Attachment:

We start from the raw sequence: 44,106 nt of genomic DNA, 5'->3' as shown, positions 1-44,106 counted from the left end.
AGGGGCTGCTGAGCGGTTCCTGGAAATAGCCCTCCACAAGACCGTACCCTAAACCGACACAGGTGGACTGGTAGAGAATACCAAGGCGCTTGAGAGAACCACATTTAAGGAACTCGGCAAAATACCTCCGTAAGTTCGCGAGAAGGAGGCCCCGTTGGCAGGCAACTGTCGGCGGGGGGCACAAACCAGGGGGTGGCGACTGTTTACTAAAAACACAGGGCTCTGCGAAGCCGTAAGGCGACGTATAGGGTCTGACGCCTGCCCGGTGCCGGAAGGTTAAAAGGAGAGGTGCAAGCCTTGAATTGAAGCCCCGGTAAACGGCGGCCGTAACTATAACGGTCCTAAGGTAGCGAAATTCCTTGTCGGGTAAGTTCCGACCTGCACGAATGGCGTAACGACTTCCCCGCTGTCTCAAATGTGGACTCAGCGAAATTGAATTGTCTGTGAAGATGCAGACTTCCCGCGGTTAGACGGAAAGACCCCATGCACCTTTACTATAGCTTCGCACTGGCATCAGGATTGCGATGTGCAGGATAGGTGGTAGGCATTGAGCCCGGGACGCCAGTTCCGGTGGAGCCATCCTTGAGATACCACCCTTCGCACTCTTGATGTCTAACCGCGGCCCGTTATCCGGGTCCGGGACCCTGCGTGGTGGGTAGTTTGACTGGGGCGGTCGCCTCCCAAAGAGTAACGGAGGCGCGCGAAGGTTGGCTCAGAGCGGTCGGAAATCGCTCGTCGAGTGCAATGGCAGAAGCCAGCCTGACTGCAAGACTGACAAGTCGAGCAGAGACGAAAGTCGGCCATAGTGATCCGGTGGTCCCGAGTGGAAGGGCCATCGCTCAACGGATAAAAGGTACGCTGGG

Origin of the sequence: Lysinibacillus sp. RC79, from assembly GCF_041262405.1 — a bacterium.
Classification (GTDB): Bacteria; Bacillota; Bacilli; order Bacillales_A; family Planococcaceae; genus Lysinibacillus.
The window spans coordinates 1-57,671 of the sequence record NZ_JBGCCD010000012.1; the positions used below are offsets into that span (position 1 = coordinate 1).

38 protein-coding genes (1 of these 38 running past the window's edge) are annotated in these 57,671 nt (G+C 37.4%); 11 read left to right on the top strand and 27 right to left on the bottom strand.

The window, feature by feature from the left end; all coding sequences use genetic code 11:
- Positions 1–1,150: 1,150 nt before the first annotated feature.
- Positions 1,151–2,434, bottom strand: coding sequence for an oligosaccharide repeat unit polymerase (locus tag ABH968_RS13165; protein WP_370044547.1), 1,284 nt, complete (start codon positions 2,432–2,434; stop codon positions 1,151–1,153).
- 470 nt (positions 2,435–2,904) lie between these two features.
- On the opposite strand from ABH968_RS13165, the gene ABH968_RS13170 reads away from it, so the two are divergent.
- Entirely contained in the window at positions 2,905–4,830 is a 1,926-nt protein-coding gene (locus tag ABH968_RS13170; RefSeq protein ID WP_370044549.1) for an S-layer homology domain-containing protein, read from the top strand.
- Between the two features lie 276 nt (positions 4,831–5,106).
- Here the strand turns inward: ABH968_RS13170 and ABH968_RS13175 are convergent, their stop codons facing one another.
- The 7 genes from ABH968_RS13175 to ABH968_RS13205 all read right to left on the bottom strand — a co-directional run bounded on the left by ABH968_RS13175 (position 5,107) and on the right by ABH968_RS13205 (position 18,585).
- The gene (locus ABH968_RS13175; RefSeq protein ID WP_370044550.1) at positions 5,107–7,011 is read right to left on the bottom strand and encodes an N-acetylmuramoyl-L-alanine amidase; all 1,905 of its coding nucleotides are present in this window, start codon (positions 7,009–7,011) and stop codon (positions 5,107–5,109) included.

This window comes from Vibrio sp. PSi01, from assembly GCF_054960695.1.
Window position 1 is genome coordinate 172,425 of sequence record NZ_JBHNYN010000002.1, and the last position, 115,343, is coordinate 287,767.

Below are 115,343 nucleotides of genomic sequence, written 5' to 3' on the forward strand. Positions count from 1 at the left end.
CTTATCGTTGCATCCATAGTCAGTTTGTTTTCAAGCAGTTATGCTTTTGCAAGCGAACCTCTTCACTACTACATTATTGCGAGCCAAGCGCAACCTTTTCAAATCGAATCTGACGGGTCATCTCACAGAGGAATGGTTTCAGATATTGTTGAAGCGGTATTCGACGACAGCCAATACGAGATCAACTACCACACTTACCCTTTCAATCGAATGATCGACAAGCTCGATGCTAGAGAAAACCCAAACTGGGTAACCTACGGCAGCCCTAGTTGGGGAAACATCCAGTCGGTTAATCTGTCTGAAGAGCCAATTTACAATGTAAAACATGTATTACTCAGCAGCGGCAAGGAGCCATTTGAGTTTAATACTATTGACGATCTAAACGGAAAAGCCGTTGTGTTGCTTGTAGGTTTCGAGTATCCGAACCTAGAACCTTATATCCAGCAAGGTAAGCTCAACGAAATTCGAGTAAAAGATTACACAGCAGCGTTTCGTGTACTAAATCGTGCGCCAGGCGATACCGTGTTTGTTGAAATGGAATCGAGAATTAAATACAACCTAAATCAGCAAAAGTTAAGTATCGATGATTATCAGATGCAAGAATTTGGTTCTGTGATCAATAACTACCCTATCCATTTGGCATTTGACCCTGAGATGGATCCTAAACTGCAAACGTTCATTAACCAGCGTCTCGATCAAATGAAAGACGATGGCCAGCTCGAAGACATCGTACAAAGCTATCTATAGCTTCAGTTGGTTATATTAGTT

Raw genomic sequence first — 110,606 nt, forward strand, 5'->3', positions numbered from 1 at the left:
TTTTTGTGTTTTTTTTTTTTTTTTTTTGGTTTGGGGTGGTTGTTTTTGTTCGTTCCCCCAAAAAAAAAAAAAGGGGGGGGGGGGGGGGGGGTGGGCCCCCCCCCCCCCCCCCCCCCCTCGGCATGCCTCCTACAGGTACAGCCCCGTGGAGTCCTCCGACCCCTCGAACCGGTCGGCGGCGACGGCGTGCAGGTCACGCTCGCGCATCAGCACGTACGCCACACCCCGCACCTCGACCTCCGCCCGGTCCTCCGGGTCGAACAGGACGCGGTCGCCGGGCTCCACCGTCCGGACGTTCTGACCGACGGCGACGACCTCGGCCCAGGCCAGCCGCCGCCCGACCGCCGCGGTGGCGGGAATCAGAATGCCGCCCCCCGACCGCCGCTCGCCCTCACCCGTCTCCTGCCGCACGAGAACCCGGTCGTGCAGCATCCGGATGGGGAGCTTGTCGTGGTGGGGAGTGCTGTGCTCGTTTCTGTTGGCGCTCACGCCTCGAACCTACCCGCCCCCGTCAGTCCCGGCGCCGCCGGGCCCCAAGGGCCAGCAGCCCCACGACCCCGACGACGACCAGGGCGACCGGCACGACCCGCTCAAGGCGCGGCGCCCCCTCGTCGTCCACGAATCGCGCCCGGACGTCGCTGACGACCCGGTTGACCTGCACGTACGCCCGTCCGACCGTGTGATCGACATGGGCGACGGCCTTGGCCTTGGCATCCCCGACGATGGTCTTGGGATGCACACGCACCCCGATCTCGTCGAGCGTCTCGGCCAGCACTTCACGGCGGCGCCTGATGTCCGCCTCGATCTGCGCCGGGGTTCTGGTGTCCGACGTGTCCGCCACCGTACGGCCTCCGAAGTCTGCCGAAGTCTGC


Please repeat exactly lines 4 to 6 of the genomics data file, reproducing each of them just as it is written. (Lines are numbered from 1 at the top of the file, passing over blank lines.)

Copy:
Classification (GTDB): Bacteria; Bacillota; Bacilli; order Bacillales_A; family Planococcaceae; genus Lysinibacillus.
The window spans coordinates 1-57,671 of the sequence record NZ_JBGCCD010000012.1; the positions used below are offsets into that span (position 1 = coordinate 1).

38 protein-coding genes (1 of these 38 running past the window's edge) are annotated in these 57,671 nt (G+C 37.4%); 11 read left to right on the top strand and 27 right to left on the bottom strand.